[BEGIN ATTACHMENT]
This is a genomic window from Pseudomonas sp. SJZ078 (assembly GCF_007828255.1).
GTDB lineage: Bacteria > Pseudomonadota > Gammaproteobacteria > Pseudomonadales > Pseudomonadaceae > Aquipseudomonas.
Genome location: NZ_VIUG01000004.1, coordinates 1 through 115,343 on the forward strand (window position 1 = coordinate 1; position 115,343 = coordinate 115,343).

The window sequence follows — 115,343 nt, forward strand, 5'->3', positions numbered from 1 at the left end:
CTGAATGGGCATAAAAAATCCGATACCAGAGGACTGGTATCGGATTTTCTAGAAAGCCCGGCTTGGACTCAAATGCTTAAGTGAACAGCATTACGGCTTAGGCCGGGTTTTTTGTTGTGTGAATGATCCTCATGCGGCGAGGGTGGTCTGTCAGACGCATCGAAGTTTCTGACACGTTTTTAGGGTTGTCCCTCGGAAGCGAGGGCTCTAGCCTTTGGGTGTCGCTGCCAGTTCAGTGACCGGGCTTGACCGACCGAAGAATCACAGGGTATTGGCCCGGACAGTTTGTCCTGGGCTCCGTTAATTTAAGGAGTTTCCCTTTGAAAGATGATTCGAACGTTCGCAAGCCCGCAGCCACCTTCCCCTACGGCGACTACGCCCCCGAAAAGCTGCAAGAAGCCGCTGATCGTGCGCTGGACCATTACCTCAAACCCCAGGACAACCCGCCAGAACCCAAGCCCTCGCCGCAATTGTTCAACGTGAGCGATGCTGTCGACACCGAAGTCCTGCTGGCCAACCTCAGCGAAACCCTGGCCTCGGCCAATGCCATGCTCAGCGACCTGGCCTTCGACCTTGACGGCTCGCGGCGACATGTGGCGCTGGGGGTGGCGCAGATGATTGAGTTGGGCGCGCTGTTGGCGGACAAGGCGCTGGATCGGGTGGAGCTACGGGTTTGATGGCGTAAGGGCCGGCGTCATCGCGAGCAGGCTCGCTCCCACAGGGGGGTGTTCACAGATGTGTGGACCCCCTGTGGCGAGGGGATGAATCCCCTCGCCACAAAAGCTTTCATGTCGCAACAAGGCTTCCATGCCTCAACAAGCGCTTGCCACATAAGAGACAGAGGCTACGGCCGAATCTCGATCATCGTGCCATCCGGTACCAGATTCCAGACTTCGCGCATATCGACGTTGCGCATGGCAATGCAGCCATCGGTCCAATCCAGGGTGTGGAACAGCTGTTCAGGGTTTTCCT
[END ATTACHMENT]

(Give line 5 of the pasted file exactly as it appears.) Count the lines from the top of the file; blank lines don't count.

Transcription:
CTGAATGGGCATAAAAAATCCGATACCAGAGGACTGGTATCGGATTTTCTAGAAAGCCCGGCTTGGACTCAAATGCTTAAGTGAACAGCATTACGGCTTAGGCCGGGTTTTTTGTTGTGTGAATGATCCTCATGCGGCGAGGGTGGTCTGTCAGACGCATCGAAGTTTCTGACACGTTTTTAGGGTTGTCCCTCGGAAGCGAGGGCTCTAGCCTTTGGGTGTCGCTGCCAGTTCAGTGACCGGGCTTGACCGACCGAAGAATCACAGGGTATTGGCCCGGACAGTTTGTCCTGGGCTCCGTTAATTTAAGGAGTTTCCCTTTGAAAGATGATTCGAACGTTCGCAAGCCCGCAGCCACCTTCCCCTACGGCGACTACGCCCCCGAAAAGCTGCAAGAAGCCGCTGATCGTGCGCTGGACCATTACCTCAAACCCCAGGACAACCCGCCAGAACCCAAGCCCTCGCCGCAATTGTTCAACGTGAGCGATGCTGTCGACACCGAAGTCCTGCTGGCCAACCTCAGCGAAACCCTGGCCTCGGCCAATGCCATGCTCAGCGACCTGGCCTTCGACCTTGACGGCTCGCGGCGACATGTGGCGCTGGGGGTGGCGCAGATGATTGAGTTGGGCGCGCTGTTGGCGGACAAGGCGCTGGATCGGGTGGAGCTACGGGTTTGATGGCGTAAGGGCCGGCGTCATCGCGAGCAGGCTCGCTCCCACAGGGGGGTGTTCACAGATGTGTGGACCCCCTGTGGCGAGGGGATGAATCCCCTCGCCACAAAAGCTTTCATGTCGCAACAAGGCTTCCATGCCTCAACAAGCGCTTGCCACATAAGAGACAGAGGCTACGGCCGAATCTCGATCATCGTGCCATCCGGTACCAGATTCCAGACTTCGCGCATATCGACGTTGCGCATGGCAATGCAGCCATCGGTCCAATCCAGGGTGTGGAACAGCTGTTCAGGGTTTTCCT